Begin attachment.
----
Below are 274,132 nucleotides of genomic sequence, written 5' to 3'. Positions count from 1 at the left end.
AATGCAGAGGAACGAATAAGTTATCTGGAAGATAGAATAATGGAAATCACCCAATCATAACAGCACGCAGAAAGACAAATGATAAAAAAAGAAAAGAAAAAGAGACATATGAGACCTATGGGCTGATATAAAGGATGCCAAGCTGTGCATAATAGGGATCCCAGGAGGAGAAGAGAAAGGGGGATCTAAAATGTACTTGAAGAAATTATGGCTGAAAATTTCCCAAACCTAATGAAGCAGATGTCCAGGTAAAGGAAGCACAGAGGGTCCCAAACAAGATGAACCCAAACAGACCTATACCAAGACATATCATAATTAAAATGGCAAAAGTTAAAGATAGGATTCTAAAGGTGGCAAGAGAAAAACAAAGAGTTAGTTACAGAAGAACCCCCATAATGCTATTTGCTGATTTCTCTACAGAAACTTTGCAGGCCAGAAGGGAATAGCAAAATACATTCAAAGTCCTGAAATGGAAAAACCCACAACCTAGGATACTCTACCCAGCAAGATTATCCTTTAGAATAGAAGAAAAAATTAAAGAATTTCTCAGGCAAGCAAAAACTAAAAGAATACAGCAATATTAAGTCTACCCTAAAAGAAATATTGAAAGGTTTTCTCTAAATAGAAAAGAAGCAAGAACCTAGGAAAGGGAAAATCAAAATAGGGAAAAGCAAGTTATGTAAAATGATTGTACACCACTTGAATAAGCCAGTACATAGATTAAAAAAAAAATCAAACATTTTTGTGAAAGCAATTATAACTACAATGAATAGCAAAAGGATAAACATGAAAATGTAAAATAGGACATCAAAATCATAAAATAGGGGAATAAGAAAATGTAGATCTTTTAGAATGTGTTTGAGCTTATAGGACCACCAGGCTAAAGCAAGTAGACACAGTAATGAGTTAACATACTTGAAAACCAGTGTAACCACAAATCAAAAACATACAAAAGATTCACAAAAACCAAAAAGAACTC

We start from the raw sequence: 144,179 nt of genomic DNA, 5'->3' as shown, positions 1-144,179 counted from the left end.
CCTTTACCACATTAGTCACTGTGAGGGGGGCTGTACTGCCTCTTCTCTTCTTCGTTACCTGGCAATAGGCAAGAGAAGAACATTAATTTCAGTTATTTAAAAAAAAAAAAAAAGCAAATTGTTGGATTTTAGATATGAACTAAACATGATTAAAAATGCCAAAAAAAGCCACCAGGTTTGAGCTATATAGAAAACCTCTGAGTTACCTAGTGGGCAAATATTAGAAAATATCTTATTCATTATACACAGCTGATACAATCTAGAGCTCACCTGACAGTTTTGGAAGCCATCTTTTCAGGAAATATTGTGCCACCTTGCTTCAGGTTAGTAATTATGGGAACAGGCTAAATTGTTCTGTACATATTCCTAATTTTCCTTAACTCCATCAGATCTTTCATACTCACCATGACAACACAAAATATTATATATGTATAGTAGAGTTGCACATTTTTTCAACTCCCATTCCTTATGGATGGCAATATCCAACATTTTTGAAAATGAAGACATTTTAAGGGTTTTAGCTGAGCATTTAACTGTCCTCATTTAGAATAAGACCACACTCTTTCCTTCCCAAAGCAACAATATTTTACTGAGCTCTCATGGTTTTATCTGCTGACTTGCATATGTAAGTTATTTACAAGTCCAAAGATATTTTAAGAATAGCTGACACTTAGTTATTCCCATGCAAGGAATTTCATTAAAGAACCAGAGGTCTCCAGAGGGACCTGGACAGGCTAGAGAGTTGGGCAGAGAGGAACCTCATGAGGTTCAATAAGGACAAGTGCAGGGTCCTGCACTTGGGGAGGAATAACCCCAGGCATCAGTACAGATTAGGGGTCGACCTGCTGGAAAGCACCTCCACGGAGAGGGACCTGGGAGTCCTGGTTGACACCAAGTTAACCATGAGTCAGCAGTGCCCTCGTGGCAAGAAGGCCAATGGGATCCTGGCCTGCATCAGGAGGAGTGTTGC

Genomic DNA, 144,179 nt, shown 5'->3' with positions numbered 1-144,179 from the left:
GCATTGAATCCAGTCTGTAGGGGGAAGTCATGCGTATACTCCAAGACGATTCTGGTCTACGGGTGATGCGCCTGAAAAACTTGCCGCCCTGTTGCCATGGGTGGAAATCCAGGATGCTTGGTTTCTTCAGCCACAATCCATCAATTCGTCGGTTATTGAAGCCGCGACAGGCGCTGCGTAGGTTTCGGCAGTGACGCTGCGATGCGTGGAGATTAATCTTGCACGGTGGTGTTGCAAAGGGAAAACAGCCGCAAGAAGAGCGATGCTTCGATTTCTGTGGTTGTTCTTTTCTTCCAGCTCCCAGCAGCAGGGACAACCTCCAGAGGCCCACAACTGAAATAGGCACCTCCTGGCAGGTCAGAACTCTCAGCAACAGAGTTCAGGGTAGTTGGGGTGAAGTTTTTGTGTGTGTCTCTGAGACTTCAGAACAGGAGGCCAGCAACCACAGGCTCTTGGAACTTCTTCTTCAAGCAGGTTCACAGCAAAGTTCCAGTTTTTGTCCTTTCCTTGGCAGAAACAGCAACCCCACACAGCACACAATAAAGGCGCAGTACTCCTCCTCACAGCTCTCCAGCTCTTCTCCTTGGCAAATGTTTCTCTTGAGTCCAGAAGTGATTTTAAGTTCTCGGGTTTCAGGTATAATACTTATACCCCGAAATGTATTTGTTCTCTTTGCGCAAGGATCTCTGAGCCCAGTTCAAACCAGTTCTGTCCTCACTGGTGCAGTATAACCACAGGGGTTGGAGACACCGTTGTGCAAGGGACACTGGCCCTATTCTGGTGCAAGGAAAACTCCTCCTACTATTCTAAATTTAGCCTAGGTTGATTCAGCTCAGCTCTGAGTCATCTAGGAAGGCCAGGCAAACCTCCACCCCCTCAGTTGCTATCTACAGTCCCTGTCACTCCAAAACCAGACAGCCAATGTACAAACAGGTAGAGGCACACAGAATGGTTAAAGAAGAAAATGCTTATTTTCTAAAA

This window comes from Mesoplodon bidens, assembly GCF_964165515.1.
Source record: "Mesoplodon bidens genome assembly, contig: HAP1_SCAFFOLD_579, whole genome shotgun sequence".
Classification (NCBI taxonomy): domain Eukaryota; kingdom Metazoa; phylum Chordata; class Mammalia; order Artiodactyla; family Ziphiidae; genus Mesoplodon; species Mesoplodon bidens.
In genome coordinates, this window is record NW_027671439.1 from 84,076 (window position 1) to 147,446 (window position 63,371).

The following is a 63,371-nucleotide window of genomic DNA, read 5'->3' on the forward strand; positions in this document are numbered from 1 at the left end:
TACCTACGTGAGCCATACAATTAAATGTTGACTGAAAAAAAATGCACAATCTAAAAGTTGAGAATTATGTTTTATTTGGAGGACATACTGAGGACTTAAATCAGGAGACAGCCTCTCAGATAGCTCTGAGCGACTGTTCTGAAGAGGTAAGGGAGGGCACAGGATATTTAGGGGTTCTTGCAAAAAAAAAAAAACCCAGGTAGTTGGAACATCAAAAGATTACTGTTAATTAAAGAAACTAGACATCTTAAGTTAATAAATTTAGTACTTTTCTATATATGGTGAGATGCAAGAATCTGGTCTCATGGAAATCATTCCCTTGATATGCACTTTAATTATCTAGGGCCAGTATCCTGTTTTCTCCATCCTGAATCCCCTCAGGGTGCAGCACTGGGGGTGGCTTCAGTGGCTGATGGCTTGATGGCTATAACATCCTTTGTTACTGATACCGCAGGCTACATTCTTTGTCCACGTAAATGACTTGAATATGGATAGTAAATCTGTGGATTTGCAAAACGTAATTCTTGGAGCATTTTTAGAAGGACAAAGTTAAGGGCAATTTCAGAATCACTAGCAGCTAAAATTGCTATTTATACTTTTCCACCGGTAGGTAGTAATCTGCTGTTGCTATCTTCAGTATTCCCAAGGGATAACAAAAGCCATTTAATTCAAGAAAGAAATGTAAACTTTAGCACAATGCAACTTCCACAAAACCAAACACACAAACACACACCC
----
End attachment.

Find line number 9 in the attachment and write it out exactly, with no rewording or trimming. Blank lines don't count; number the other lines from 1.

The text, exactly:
Classification (NCBI taxonomy): domain Eukaryota; kingdom Metazoa; phylum Chordata; class Mammalia; order Artiodactyla; family Ziphiidae; genus Mesoplodon; species Mesoplodon bidens.